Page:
Impact of self-reported bank fraud on self-rated health, comorbidity and pain
- 4 Downloads
As reported in other high-income countries, around the 2008 Great Recession the Spanish banking sector engaged abusive practices that satisfy the definition of fraud. Our objective is to examine the association between self-reported bank fraud and physical health, using a gender perspective.
With data from the 2017 Madrid Health Survey, we examined the association between the economic impact of fraud and poor self-rated health (SRH), comorbidity and pain (N = 4425). Interactions of time since fraud and sex with economic impact were tested by Poisson regression models with robust variance.
In total, 11% of adults in Madrid reported bank fraud since 2006. Among men, those who experienced frauds with severe economic impact were more likely to report adverse health than those who did not experience fraud (PR comorbidity: 1.46; PR pain conditions: 2.17). Among men time elapsed since fraud strengthened the association between severe economic impact and poor SRH (p = 0.022; p = 0.006, respectively). Among women, associations did not reach statistical significance.
Bank frauds are an emerging phenomenon which is likely to damage public health. Stricter regulation to protect people from fraudulent bank practices is needed.
KeywordsFinancial fraud Self-rated health Stressful live events Spain
We thank the Foundation Finance and Health (FINSALUD) who provided the first hypothesis to this study as well as give us access to the questionnaire of the pilot study conducted by Zunzunegui collaborators. We thank Madrid Salud, City Council of Madrid, for agreeing to include in the questionnaire “Madrid Health Survey, 2017” the questions about bank fraud that have allowed us to carry out this investigation.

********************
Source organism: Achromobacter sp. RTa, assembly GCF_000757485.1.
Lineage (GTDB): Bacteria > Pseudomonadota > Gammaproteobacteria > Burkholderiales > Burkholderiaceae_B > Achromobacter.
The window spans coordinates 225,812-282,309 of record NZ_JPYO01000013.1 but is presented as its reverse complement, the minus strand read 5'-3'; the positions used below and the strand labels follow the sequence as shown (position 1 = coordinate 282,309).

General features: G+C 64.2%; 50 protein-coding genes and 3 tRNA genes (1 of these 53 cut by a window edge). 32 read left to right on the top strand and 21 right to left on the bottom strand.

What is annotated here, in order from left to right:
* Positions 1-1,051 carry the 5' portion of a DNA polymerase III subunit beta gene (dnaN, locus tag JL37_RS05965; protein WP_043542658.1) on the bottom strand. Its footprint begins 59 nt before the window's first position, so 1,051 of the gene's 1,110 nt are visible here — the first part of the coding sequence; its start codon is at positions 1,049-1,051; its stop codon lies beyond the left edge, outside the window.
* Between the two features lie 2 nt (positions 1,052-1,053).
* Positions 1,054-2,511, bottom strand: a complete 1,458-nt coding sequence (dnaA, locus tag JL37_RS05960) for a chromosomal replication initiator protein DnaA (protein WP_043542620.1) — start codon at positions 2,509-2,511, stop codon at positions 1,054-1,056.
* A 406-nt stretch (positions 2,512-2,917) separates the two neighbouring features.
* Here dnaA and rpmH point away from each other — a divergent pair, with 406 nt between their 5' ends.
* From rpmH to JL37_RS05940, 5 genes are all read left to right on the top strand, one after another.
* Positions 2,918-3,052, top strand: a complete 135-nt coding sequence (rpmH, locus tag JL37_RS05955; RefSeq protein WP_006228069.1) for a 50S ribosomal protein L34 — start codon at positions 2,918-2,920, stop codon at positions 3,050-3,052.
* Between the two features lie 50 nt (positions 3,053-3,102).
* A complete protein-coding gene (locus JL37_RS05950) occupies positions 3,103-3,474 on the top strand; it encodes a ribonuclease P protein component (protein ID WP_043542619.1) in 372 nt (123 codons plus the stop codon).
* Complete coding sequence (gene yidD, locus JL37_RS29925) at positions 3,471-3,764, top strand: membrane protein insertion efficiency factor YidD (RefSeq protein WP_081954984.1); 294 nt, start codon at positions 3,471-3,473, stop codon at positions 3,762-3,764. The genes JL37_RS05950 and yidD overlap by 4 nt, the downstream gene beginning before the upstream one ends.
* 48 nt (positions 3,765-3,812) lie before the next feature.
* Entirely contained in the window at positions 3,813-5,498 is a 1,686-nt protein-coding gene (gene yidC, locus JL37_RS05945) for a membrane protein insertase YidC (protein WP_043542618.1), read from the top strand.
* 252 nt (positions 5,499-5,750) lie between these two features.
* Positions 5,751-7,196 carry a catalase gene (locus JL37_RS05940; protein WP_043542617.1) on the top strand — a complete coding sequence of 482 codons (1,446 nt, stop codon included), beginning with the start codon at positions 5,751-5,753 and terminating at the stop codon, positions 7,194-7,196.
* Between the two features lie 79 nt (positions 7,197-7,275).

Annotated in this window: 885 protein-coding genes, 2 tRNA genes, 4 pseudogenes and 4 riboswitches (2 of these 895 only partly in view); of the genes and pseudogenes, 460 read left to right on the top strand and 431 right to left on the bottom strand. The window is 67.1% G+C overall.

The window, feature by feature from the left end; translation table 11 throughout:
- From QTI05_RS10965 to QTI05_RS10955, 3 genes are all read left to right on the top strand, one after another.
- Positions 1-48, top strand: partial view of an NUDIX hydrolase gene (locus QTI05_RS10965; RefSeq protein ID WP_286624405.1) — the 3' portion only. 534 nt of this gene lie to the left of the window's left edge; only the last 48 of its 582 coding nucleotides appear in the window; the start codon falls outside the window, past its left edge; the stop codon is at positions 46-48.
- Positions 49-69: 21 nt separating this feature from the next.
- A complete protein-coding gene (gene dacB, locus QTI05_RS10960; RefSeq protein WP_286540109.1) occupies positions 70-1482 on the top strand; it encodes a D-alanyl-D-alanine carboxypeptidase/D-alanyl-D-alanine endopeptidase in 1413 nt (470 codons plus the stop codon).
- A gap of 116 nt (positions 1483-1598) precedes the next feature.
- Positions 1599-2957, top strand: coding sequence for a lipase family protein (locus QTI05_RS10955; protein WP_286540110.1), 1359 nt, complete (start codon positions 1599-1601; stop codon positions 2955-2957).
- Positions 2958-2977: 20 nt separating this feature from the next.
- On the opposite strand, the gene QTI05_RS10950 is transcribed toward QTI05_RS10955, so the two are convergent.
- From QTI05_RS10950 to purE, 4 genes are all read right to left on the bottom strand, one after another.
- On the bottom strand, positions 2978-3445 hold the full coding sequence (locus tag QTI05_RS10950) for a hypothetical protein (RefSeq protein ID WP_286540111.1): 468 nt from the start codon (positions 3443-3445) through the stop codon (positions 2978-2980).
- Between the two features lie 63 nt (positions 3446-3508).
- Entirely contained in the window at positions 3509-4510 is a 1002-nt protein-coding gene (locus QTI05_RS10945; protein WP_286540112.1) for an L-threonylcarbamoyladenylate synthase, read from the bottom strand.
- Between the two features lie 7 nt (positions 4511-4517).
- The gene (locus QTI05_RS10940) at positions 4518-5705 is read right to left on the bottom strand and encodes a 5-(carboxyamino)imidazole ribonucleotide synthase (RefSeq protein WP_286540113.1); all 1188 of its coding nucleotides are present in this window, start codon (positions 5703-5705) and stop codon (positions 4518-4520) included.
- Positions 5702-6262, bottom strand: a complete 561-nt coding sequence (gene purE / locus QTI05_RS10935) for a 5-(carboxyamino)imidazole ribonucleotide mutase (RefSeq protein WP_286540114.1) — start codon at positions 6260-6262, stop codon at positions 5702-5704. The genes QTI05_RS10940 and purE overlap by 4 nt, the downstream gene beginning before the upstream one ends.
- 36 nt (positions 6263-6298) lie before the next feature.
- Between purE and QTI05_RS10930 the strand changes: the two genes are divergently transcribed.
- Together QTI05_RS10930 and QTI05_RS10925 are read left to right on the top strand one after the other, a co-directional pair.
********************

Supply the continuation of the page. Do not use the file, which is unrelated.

This study was funded by IMIENS – Joint Research Institute National Distance Education University and Institute of Health Carlos III (Grant Number IMIENS 2017-002).
Compliance with ethical standards
Conflict of interest
The authors declare that they have no conflict of interest.
The Ethics Committee of the Institute of Health Carlos III approved this secondary data analysis project (Reference Number CEI PI 51_2017_v2) dated September 4, 2017.
- Cohen S, Murphy MLM, Prather AA (2019) Ten surprising facts about stressful life events and disease risk. Annu Rev Psychol 70:577–597. https://doi.org/10.1146/annurev-psych-010418-102857 CrossRefPubMedGoogle Scholar
- Conac PH (2018) Mis-selling of financial products: subordinated debt and self-placement. European Parliament, BrusselsGoogle Scholar
- Domingo-Salvany A, Bacigalupe A, Carrasco JM et al (2013) Proposals for social class classification based on the Spanish National Classification of occupations 2011 using neo-Weberian and neo-Marxist approaches. Gac Sanit 27:263–272. https://doi.org/10.1016/j.gaceta.2012.12.009 CrossRefPubMedGoogle Scholar
- Missé A (2016) La gran estafa de las preferentes. Abusos e impunidad de la banca durante la crisis financiera en España. BarcelonaGoogle Scholar
- Wang Y, Sareen J, Afifi TO et al (2015) A population-based longitudinal study of recent stressful life events as risk factors for suicidal behavior in major depressive disorder. Arch Suicide Res Off J Int Acad Suicide Res 19:202–217. https://doi.org/10.1080/13811118.2014.957448 CrossRefGoogle Scholar
- Zunzunegui F (2014) Mis-selling of preferred shares to Spanish retail clients. J Int Bank Law Regul 29:174–186Google Scholar
- Zunzunegui F (2018) Mortgage credit. Mis-selling of financial products. European Parliament, BrusselsGoogle Scholar